Coping With Ancient Heating Equipment

Scott Gibson

The old farm came with an old boiler. How old we didn't know.

But it worked well enough to burn 2,400 gallons of fuel oil the winter before we moved in, the local dealer told me when I called to ask. No mistake about that? I asked him. No, he said, all the records are right here. Even then, there was no heat on the second floor.

Heating oil was cheap at the time, but as cheap as it was, 2,400 gallons was simply beyond our means. Every time the boiler kicked on I winced.

We had tenants living in an apartment on the second floor of the barn, heat included. One day in January when they weren't around I noticed one of the apartment windows was wide open. That night I flagged one of them down and suggested that an awful lot of toasty warm air was getting away.

The window was open for the benefit of their cat, he said. Kitty liked to come and go when they were at work.

And so we decided the ancient boiler, and the tenants, would have to go. We were having enough trouble staying warm ourselves without trying to heat East Bowdoinham.

I put an ad in the paper, offering the boiler for free to the first person who would come and haul it away. Not long afterward I got a call from the Baptist Church in a neighboring town. Not only would the church love to have the boiler, but they'd dispatch a crew the following Saturday and take it away.

They showed up early. We pulled the stairs out of the basement bulkhead to give them more room. They set up a winch and somehow wrestled the monstrous thing up and out of our cellar and into the back of their truck. I pulled all the old baseboard radiators out of the first floor and cut the hot-water lines to the barn.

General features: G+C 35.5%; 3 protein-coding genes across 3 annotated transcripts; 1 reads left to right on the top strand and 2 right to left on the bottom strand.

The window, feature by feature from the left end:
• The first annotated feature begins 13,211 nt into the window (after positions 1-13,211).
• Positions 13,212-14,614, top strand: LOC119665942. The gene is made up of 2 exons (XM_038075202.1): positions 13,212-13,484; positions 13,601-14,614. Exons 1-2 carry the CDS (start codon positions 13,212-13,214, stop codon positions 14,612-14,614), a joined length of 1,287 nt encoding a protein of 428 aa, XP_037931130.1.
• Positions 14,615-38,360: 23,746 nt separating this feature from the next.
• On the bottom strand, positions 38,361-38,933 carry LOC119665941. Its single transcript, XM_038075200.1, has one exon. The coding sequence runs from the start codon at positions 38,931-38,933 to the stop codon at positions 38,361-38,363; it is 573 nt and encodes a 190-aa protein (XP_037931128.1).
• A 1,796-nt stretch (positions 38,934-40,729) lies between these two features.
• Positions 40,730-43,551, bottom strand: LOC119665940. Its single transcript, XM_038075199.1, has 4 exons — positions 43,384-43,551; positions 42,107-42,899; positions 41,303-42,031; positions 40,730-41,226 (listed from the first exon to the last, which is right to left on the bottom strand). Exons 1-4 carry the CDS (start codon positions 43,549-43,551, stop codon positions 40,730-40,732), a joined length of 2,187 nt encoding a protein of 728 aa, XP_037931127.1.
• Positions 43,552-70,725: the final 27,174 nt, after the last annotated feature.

We were done with oil heat.

We bought a cute little Jotul cast iron stove. The brochure assured me it would heat the house. No problem.

In reality, if we hovered within a few inches of the stove it was possible to stay warm while wearing only one or two sweaters and a wool cap. The idea of going off into the cold reaches of the house at bedtime was almost more than we could bear.

Eventually we bought a wood furnace, which I installed in the basement. It took 3-foot long logs, and for the next five winters I fed it every morning and every night.

I'm not sure which was worse, buying 2,400 gallons of fuel oil or cutting, hauling, and splitting 10 cords of wood for the winter. Even at a quarter a gallon, the oil would have been $600. I bought the wood on the stump from a neighbor for $8 a cord. But it was a lot of work turning trees into firewood.

I guess what I would have liked is a boiler like the Viessmann I have in my basement now. It's something like 85% efficient and heats the house and all our water with 650 gallons of oil a year. That's how far heating equipment has come. Only thing is, oil isn't 25 cents a gallon any more.



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